In sharp contrast, how it felt to be in the presence of the Gray Man was a totally different story. Being in the presence of the gray Man was empowering. His presence was magical in a way that I have always found difficult to put into words. When we (meaning the members of Entropy) were in the Gray Man's presence, we felt invincible, like there was nothing we couldn't accomplish. We wrapped ourselves in the presence of the Gray Man and wore it like armor. His otherworldly presence bolstered our confidence and we did our very best to incorporate and relay these feelings and sensations into our music and our stage performances.
4. And is it true that some of the band members continue to have terrifying, paranormal experiences today?
Sadly, and with few exceptions, the members of Entropy that are still alive today were very reluctant to speak with me about what we experienced in that long ago time. Entropy's guitar player, Chuck, did confess to me recently that the Gray Man has materialized in his presence at least two times after we disbanded. However, Chuck flat out refused to go into detail about the materialization with me. Whether or not the experiences were terrifying to Chuck is unknown. Trice, Entropy's former bass player, also confessed to me to he'd had a few encounters with the Gray Man in the years after we disbanded, but just like Chuck he refused to give me exact information or relay the details of these encounters. In my opinion, the silence of both Chuck and Trice speaks for itself. If I had to bet one way or another, I'd put my money on the fact that these encounters weren't exactly pleasant.
Speaking for myself, I've lived in the presence of the Gary Man for over thirty years now, and I doubt that's going to change anytime soon. The Gray Man rarely appears to me these days in physical form, but every once and a while I still catch glimpses of his unmistakable form walking through my home or standing in a doorway, silently observing me. The Gray Man still guides me when I am in need of his assistance and watches over me and my loved ones like a guardian angel. Or, perhaps, even a guardian demon. Given my eccentric personality, either one works just fine for me. He still speaks to me through numbers on the clock on a regular basis, and was my constant companion while I was writing our story in Playing with the Devil. Somewhere over the years, the Gray Man's presence became so commonplace that it no longer surprises or terrifies me. The Gray Man has become an integral part of my everyday life, and to lose that connection would in at least some small way lessen my very existence.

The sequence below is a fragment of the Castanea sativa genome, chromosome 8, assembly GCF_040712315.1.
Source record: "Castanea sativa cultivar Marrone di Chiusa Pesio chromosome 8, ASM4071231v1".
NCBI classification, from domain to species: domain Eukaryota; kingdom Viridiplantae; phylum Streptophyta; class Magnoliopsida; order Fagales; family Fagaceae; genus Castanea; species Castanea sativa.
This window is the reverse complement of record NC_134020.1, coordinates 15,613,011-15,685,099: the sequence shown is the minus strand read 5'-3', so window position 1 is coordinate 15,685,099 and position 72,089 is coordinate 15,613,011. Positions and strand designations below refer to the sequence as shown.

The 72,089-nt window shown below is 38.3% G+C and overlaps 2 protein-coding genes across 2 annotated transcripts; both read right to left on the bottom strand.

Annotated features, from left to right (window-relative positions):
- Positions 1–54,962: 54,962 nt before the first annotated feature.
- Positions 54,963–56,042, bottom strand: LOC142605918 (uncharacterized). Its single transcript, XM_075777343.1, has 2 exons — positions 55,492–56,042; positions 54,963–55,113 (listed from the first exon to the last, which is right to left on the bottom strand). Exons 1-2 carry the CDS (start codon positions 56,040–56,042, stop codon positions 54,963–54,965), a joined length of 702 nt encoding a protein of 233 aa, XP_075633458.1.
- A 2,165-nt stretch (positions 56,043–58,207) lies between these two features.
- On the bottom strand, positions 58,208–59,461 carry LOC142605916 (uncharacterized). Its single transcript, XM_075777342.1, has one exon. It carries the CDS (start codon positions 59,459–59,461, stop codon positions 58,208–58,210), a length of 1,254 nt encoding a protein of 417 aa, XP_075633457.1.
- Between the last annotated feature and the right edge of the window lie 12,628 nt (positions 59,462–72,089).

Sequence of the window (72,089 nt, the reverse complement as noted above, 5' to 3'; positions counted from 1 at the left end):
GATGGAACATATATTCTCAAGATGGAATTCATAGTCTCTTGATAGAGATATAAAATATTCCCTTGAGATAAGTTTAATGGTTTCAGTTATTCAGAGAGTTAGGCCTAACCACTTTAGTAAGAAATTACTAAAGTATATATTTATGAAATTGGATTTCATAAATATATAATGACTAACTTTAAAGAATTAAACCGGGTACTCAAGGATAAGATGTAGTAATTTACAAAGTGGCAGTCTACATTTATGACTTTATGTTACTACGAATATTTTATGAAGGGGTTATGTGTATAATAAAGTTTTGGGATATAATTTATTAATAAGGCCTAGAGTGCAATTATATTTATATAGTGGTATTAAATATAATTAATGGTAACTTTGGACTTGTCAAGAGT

5. How much did your paranormal experiences with Entropy influence your current involvement in the paranormal and with WISP?
In a nutshell, my experiences with the Gray Man and Entropy have influenced my involvement with WISP and the paranormal in every way imaginable. This very question is the topic of a forthcoming article I'm currently writing for Llewellyn, so I'll leave a few surprises in my bag of tricks and choose to not reveal any more at this time.
6. What do you hope readers of Playing with the Devil will take away from your haunting, thrill-ride of a true account?
Just that there is much (much) more to our world and the unseen worlds that surround us than most of us are aware of. I believe that the story of Entropy and the Gray Man is both cautionary and inspiring, and it is my sincerest hope that readers of my work will at the very least consider that there is a larger picture than most of us can (or care to) see with our everyday eyes.